Tue, Nov 22, 2011 : 4:44 p.m.

DOYLE LETTER : I used to visit EMU on a regular basis in the past as my son was a student there. He obtained a bachelor's degree from EMU on 12-16-07 and I could not find other opportunities to visit the campus. There is this problem about dissemination of information and we often hear as to what the University wants us to hear. I would be happy if Steve Pierce tells us a little more about this Doyle Letter.

Steve Pierce

Tue, Nov 22, 2011 : 2:43 a.m.

Mr. Larcom, Glad there have been so many positive changes at EMU. In that spirit of openness and change for the better, how about releasing the Doyle Letter that was part of the University House Scandal? Steve Pierce


Mon, Nov 21, 2011 : 5:59 p.m.

Man-Management and Administrative Policy: Geoff Larcom, the Director of Media Relations, EMU has shared a list of improvements at EMU which include better buildings, hiring of Police personnel, equipment like cameras, better reporting, and dissemination of information. But none of these improvements either individually, or collectively can prevent the problem of Sexual Harassment which when unchecked proceeds to Sexual Abuse. I fully understand that Geoff Larcom can only speak on behalf of EMU and he has no ability to establish administrative policy at EMU. I am not surprised that he would not like to provide an answer that pertains to the Policy issue. But, he must not doubt the maturity, and wisdom of the readers with whom he is willing to share some information. The information that he has given and the crime statistics have no significant relationship to the problem of Sexual Harassment or of Sexual Abuse unless the Policy establishes the foundation, provides the rules and regulations to report incidents that pertain to minors, visitors, and other civilians not employed directly by EMU. I undesratnd there are State and Federal Laws to report criminal incidents and we have seen at Penn State that those Laws are not adequate and abuse could happen over several years and the problem may not come to surface unless the Institution takes responsibility to cultivate a "CULTURE" that discourages such sexually charged behavior and conduct.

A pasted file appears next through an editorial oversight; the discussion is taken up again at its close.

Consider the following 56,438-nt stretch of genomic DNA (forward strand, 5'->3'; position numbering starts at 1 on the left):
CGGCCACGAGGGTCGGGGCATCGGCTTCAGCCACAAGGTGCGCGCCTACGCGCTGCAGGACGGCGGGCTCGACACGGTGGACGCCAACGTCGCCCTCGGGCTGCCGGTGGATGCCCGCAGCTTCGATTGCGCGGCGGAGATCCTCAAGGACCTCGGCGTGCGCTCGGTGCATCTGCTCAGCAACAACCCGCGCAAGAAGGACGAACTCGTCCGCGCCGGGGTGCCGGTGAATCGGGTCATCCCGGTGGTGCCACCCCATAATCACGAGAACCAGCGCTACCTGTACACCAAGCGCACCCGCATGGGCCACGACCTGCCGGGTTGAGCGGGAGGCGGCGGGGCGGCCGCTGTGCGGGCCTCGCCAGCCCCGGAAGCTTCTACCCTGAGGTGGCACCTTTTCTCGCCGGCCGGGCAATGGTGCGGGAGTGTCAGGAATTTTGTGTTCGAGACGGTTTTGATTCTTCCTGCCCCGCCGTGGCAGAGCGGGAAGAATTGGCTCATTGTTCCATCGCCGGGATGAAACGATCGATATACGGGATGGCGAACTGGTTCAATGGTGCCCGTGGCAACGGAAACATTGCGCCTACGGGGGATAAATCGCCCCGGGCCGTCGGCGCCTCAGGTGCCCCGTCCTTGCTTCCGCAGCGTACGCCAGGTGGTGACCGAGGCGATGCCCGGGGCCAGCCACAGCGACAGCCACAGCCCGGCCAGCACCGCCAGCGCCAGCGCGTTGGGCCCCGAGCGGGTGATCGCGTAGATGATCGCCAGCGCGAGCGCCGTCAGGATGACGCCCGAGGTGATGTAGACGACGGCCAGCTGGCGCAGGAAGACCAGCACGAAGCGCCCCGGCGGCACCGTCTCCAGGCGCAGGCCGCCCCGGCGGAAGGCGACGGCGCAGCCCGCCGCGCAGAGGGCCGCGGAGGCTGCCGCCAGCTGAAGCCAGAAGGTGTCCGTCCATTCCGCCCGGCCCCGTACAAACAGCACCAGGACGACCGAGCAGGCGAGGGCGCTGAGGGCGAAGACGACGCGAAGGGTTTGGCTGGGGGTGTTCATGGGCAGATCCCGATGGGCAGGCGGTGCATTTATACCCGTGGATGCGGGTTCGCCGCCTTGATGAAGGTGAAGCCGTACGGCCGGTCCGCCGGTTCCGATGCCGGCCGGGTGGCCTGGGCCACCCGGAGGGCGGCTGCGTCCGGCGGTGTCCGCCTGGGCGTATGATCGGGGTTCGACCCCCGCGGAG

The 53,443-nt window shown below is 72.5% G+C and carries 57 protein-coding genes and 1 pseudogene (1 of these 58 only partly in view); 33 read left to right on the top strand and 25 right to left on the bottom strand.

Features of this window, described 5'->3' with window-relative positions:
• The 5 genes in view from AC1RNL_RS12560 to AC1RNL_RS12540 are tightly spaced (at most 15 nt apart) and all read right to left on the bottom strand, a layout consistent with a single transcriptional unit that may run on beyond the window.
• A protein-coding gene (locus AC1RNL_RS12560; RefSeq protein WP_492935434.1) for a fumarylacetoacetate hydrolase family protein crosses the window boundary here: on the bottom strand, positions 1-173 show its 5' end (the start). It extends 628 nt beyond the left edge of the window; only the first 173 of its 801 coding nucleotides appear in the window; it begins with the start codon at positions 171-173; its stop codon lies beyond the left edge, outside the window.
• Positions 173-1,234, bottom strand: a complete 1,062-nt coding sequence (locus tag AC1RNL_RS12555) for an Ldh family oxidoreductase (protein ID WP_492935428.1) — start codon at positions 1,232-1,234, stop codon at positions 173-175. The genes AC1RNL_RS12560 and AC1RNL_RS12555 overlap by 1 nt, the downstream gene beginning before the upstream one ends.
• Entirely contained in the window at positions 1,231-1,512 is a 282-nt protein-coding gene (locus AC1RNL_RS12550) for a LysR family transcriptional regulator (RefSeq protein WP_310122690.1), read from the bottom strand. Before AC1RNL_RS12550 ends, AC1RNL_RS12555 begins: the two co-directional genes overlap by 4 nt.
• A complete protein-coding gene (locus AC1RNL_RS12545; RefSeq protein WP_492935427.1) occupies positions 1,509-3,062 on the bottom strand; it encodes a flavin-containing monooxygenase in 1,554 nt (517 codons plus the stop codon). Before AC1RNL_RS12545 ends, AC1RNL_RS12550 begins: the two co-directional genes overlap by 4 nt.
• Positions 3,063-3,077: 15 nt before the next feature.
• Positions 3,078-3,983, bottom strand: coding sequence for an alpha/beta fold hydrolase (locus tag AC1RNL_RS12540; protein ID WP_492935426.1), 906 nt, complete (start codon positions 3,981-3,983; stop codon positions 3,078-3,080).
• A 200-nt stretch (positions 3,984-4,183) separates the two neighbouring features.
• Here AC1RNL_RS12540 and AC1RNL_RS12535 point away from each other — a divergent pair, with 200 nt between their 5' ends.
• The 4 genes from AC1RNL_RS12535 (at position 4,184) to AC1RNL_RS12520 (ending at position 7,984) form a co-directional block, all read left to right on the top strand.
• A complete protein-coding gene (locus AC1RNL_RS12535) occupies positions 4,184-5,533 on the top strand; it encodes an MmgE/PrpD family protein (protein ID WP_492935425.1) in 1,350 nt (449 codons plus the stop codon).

Sat, Nov 19, 2011 : 5:03 p.m.

Sexual Harassment Policy : I am pleased to have Geoff Larcom openly participating in this discussion forum and responding to comments from the readers. EMU has signed an agreement to implement a Sexual Harassment Policy and take administrative measures to protect people from harassment and sexual abuse. I would like to know if EMU had changed its written policy after this agreement. If it is changed, or existing as before, I want to ascertain if the policy affords protection to minors and other members of the community who may be visiting the University buildings for official or private functions and unofficial activities. I have expressed a similar concern about Sexual Harassment Policy at University of Michigan. I have a little more intimate knowledge about U of M. I have written about an incident in which a U of M onduty Police officer had sexual intercourse with a female security guard who was also on duty,( but had worked for a private contractor), inside University building. There was a different incident in which several young children were discovered sleeping over the floor inside the U-M Exhibit Museum of Natural History, 1109 Geddes Avenue after the building was closed to visitors and general public. Apparently, a staff member was hosting a night sleepover party for a group of young children without informing the Department of Public Safety. The concern is about children, minors, and other adults who could be on University property for a variety of reasons and very often the Police Department and Public Safety Department could be unaware of the activities unless formally reported. I am generally well aware of Sexual Harassment Policies. At Penn State and at U of M, it appears that the written policy does not include the term visitors and public members present on University property. Kindly clarify the current situation at EMU.

COE Faculty

Sat, Nov 19, 2011 : 3:45 a.m.